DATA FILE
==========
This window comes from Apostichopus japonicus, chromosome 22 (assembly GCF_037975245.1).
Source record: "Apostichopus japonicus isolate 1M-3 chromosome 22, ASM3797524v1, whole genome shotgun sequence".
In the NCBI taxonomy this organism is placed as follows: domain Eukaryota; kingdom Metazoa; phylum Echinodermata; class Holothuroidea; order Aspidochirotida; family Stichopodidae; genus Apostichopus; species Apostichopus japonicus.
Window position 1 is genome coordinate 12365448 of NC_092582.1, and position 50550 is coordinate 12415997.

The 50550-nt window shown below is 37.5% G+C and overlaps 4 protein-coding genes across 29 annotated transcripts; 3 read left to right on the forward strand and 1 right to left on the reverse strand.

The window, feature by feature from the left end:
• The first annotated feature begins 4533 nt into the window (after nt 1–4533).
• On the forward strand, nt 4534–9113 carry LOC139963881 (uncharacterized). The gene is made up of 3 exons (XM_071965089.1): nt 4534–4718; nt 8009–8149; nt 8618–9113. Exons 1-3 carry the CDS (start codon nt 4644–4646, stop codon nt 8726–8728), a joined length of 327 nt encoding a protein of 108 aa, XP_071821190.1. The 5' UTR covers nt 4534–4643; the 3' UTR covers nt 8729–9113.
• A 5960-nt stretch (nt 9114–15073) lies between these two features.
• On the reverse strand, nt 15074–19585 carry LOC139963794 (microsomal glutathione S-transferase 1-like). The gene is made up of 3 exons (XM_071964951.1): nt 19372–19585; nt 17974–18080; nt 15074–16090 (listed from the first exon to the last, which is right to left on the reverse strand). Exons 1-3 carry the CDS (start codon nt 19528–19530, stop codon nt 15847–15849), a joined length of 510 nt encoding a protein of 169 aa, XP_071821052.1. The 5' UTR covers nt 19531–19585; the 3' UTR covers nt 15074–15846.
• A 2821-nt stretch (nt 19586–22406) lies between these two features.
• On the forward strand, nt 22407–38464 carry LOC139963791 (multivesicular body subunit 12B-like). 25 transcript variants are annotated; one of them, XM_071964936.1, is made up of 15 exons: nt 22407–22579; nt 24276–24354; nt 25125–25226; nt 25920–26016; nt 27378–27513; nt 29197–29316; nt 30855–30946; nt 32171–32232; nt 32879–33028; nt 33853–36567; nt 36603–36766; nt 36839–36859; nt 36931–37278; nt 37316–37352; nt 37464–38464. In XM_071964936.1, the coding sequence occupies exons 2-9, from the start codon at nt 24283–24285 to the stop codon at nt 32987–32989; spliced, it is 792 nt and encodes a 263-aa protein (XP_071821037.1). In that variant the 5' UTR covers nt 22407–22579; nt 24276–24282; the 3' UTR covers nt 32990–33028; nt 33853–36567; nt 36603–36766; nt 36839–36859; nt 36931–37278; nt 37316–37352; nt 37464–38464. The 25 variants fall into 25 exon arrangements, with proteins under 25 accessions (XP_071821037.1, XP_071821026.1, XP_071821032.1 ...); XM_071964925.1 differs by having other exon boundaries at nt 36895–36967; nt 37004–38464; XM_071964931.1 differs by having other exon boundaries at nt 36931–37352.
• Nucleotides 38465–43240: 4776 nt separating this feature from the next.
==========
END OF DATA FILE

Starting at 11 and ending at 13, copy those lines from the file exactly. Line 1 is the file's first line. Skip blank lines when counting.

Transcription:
• A 2821-nt stretch (nt 19586–22406) lies between these two features.
• On the forward strand, nt 22407–38464 carry LOC139963791 (multivesicular body subunit 12B-like). 25 transcript variants are annotated; one of them, XM_071964936.1, is made up of 15 exons: nt 22407–22579; nt 24276–24354; nt 25125–25226; nt 25920–26016; nt 27378–27513; nt 29197–29316; nt 30855–30946; nt 32171–32232; nt 32879–33028; nt 33853–36567; nt 36603–36766; nt 36839–36859; nt 36931–37278; nt 37316–37352; nt 37464–38464. In XM_071964936.1, the coding sequence occupies exons 2-9, from the start codon at nt 24283–24285 to the stop codon at nt 32987–32989; spliced, it is 792 nt and encodes a 263-aa protein (XP_071821037.1). In that variant the 5' UTR covers nt 22407–22579; nt 24276–24282; the 3' UTR covers nt 32990–33028; nt 33853–36567; nt 36603–36766; nt 36839–36859; nt 36931–37278; nt 37316–37352; nt 37464–38464. The 25 variants fall into 25 exon arrangements, with proteins under 25 accessions (XP_071821037.1, XP_071821026.1, XP_071821032.1 ...); XM_071964925.1 differs by having other exon boundaries at nt 36895–36967; nt 37004–38464; XM_071964931.1 differs by having other exon boundaries at nt 36931–37352.
• Nucleotides 38465–43240: 4776 nt separating this feature from the next.